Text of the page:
In fact, the district court stated, the defendant's appearance was so unusual that "[i]t would be unreasonable to expect the police to find pictures of eight other men who not only shared his age, weight, hairstyle, and ethnicity, but in addition had a similar pattern of facial discoloration." As a result, there was "some truth to [the defendant's] argument" that "the photo array used with Officers Pennington and Lydstone was the equivalent of showing them a single photograph because [the defendant's] appearance is so different from the other individuals shown in the array." Having reviewed the photo array, we agree with the district court that the defendant's facial pigmentation set him apart from the other men depicted in the array.
In the circumstances, however, a better photo array was not a "practicable" alternative. The police officer who constructed the photo array used a sophisticated database of 300,000 digital booking photographs. The database allowed him to search for photos of people with facial pigmentation. He performed at least a dozen searches for black men with facial pigmentation in constructing the photo array at issue here, steadily increasing his parameters for age, height, and weight, and removing any restriction as to hairstyle. Having found only four suitable photos, the officer filled in the remaining four spots in the array with men who had hairstyles similar to the defendant's. No other photo database was accessible to him. This was an unusual situation in which there may have been no way to construct a model photo array.5 There was no error in the denial of the motion to suppress.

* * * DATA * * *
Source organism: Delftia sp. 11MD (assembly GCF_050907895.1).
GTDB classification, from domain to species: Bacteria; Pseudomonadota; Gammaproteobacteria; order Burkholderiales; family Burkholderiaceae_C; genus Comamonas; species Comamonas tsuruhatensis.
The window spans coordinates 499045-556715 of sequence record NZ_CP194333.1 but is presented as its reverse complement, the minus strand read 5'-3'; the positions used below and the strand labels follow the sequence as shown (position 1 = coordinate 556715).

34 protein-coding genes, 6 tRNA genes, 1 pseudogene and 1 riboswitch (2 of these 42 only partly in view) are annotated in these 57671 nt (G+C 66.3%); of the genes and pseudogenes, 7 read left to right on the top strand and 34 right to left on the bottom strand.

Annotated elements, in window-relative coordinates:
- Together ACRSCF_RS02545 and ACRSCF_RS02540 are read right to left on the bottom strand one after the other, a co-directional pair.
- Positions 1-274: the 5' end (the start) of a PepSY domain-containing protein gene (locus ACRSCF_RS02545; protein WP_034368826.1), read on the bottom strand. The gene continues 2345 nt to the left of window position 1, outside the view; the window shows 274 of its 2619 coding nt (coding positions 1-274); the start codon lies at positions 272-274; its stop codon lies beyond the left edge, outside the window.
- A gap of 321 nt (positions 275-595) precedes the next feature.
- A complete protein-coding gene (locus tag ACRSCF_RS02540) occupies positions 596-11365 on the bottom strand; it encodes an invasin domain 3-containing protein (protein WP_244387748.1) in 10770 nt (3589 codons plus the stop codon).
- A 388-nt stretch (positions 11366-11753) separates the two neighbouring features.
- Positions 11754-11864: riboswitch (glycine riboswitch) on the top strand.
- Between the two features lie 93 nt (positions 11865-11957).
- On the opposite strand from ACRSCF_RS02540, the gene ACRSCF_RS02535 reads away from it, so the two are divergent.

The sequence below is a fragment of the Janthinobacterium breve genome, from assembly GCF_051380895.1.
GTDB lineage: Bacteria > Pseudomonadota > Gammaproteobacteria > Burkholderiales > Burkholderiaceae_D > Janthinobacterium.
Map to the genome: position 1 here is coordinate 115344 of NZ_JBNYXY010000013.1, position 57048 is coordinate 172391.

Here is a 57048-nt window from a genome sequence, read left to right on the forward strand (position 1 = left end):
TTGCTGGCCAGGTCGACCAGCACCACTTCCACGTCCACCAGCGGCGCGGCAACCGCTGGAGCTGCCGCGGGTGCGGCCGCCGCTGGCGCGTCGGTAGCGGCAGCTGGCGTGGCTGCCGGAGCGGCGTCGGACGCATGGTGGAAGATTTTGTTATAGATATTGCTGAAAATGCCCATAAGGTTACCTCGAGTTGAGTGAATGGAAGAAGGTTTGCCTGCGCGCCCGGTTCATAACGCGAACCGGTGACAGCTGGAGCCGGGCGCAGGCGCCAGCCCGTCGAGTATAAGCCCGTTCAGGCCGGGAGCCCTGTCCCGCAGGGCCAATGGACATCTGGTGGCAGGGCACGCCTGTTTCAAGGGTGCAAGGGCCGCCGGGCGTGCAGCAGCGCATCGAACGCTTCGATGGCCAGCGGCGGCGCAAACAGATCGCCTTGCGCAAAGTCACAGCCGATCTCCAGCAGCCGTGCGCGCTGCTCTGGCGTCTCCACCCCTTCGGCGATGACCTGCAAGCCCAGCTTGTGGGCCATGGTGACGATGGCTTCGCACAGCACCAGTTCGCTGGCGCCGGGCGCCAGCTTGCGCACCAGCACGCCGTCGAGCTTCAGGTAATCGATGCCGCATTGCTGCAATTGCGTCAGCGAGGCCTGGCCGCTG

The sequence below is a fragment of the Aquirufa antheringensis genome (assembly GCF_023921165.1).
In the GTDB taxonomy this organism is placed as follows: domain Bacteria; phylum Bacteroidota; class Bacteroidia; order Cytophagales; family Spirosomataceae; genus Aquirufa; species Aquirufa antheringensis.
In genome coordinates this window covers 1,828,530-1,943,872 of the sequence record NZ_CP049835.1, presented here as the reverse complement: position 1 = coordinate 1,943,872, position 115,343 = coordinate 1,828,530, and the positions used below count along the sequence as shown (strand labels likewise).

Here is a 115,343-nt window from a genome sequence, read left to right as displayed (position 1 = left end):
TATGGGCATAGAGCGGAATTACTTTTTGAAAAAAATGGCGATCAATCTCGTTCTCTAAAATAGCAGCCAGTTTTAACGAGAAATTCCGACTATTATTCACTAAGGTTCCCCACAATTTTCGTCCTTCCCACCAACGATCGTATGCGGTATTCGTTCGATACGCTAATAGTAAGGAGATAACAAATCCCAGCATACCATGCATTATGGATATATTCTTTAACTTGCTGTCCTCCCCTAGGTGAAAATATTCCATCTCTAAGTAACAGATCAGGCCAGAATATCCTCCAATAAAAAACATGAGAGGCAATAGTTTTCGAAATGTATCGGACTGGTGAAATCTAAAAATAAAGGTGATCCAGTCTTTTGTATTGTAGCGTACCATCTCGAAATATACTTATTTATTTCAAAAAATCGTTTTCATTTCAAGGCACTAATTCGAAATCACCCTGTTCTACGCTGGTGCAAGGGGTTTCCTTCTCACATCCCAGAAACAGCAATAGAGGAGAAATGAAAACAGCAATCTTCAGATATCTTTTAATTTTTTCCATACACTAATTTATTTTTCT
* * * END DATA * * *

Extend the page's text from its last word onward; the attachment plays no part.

The defendant and the government disagree about the availability of a justification defense in this case. To analyze this disagreement, we explain (1) some terminology relevant to the defendant's theory; (2) that justification defenses may be available in a felon in possession prosecution; and (3) why the facts of this case did not entitle the defendant to a jury instruction on those defenses.